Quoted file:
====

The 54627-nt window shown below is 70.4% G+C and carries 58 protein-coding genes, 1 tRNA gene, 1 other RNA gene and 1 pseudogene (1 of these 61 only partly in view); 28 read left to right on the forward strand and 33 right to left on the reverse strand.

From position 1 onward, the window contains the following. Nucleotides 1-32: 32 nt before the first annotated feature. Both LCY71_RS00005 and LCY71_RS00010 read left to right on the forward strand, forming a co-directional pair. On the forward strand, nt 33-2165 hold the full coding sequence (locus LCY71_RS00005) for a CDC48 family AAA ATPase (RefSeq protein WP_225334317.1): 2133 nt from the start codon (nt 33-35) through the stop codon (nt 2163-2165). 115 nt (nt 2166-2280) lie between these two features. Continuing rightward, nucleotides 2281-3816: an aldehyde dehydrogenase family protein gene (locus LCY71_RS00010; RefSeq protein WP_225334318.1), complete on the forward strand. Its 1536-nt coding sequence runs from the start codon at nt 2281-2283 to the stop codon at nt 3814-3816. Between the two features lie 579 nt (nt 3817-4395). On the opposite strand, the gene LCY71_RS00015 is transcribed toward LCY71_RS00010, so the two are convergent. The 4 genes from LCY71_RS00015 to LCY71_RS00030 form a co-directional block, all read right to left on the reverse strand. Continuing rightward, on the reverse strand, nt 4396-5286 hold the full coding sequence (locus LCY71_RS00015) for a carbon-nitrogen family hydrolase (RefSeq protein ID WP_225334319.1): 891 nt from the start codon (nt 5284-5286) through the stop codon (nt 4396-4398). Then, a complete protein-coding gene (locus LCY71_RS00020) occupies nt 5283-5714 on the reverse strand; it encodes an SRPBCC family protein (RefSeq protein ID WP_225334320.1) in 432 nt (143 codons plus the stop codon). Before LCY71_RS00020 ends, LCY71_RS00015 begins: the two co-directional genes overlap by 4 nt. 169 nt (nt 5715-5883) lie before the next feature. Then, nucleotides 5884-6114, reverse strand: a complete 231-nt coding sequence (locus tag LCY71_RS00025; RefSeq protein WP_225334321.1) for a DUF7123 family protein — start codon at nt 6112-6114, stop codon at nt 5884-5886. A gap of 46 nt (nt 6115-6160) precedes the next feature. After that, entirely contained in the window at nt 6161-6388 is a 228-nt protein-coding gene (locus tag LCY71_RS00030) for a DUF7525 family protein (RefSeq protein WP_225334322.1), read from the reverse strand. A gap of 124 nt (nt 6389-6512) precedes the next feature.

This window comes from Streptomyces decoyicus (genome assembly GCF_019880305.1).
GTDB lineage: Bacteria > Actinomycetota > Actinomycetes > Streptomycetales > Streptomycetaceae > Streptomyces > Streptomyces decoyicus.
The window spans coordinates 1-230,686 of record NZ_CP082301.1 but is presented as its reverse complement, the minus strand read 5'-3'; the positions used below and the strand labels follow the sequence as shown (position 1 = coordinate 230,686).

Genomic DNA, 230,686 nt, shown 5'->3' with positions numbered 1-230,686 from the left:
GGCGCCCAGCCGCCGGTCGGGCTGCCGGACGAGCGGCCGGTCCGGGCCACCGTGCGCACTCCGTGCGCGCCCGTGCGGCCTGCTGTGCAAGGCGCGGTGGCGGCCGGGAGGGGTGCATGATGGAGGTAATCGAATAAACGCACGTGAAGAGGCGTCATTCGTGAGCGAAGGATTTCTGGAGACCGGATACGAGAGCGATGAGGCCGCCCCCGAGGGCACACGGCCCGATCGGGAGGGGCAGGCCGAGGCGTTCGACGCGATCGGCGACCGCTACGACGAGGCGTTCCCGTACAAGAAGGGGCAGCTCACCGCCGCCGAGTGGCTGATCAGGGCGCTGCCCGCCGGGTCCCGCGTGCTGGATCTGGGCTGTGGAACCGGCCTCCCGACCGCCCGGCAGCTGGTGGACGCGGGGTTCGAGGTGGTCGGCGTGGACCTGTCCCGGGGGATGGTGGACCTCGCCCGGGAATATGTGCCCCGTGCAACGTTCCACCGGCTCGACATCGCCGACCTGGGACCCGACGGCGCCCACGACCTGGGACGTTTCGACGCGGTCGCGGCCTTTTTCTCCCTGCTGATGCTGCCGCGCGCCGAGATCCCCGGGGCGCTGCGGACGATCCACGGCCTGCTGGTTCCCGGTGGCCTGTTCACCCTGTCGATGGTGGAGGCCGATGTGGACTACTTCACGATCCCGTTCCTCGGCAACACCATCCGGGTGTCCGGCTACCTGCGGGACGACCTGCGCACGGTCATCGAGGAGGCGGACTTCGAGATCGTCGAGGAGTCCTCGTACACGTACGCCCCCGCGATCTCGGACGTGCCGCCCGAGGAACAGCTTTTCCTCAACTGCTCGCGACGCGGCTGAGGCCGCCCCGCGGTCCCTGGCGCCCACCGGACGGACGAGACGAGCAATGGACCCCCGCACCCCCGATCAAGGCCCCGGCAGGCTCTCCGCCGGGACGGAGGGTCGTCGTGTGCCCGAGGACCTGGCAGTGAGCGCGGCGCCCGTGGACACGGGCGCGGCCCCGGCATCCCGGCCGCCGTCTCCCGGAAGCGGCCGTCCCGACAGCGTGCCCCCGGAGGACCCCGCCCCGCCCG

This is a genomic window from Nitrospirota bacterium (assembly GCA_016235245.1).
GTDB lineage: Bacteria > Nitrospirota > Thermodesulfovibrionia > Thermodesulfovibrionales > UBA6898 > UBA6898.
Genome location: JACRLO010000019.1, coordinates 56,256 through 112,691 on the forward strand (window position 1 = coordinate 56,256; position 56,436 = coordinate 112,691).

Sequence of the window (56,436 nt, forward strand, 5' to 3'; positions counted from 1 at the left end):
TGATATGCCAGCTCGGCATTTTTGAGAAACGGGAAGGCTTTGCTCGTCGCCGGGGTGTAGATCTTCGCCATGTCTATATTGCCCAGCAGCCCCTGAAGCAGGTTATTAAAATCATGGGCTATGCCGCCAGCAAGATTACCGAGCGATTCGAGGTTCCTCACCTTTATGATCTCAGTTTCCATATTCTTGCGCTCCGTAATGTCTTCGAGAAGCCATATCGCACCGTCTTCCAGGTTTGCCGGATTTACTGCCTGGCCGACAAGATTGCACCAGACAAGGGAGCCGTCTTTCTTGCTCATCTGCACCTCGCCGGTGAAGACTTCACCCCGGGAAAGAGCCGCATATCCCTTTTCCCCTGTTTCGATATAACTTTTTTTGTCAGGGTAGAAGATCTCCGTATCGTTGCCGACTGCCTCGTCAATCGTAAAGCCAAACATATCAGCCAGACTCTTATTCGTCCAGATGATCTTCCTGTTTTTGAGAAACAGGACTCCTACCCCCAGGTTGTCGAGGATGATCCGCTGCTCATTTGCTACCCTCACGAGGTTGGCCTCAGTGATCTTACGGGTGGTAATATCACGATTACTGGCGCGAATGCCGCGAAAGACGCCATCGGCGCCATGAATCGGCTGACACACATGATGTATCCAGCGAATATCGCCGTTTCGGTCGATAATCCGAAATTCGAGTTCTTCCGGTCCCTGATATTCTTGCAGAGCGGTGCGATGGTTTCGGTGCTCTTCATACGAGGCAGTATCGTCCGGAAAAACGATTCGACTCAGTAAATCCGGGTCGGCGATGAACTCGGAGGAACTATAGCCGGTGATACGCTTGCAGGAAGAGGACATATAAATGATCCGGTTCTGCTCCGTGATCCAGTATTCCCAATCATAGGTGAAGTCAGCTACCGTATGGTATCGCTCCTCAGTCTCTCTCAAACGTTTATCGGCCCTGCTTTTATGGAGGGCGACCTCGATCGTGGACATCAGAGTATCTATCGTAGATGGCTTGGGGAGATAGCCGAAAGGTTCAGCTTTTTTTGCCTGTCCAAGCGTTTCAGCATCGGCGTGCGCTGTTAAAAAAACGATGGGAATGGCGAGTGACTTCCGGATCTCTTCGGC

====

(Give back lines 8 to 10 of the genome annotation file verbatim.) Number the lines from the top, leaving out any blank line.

This is a genomic window from Nitrospirota bacterium (assembly GCA_016235245.1).
GTDB lineage: Bacteria > Nitrospirota > Thermodesulfovibrionia > Thermodesulfovibrionales > UBA6898 > UBA6898.
Genome location: JACRLO010000019.1, coordinates 56,256 through 112,691 on the forward strand (window position 1 = coordinate 56,256; position 56,436 = coordinate 112,691).